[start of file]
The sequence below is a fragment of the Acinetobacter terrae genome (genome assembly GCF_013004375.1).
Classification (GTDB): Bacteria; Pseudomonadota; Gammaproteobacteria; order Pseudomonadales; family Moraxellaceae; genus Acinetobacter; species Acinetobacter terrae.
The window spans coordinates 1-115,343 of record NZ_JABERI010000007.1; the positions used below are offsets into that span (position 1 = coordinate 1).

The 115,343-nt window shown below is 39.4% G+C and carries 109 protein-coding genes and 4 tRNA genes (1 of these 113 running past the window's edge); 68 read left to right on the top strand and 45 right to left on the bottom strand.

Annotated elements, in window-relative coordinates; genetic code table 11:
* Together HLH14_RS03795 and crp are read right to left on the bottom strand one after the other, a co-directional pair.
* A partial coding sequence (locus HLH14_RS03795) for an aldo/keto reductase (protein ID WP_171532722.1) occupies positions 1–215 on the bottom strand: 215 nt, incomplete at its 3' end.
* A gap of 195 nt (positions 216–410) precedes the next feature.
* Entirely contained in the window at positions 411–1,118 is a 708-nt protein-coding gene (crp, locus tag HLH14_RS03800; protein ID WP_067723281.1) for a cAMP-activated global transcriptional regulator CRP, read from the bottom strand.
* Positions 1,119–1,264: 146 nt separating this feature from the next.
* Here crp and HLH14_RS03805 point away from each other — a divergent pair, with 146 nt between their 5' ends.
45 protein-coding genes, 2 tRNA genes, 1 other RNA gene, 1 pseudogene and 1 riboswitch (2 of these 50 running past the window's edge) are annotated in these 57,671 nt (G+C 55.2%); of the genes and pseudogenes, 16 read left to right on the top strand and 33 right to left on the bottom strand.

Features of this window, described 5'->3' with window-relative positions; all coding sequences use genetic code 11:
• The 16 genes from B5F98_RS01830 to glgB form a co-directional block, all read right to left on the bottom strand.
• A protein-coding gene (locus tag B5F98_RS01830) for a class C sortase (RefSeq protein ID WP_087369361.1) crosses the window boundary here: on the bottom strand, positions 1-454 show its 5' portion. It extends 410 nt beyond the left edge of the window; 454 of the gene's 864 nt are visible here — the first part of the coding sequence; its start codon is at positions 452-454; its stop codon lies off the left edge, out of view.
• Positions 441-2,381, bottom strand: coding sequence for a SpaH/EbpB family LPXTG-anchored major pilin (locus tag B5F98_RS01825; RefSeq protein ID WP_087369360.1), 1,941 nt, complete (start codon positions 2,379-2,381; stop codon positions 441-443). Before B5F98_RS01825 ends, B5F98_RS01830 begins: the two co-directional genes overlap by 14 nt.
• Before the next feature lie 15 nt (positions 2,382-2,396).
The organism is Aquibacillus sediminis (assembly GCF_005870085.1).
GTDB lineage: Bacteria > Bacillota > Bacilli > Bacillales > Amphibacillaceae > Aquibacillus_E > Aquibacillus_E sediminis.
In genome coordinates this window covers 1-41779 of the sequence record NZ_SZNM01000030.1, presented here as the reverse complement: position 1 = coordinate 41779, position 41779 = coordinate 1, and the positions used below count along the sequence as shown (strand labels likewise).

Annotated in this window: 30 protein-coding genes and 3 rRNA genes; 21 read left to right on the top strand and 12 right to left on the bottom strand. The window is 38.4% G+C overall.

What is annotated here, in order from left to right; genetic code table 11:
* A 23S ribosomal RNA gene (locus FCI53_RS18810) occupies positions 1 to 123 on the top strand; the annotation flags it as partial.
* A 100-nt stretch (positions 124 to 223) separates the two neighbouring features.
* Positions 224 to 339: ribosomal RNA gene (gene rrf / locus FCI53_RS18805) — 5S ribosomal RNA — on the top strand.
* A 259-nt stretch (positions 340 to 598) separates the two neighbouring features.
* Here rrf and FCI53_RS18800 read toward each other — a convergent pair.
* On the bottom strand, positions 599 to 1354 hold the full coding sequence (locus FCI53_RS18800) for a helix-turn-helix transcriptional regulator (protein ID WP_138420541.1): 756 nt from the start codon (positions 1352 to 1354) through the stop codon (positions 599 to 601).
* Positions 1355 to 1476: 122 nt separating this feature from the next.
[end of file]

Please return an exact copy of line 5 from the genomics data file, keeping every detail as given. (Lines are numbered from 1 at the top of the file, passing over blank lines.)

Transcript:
Annotated elements, in window-relative coordinates; genetic code table 11: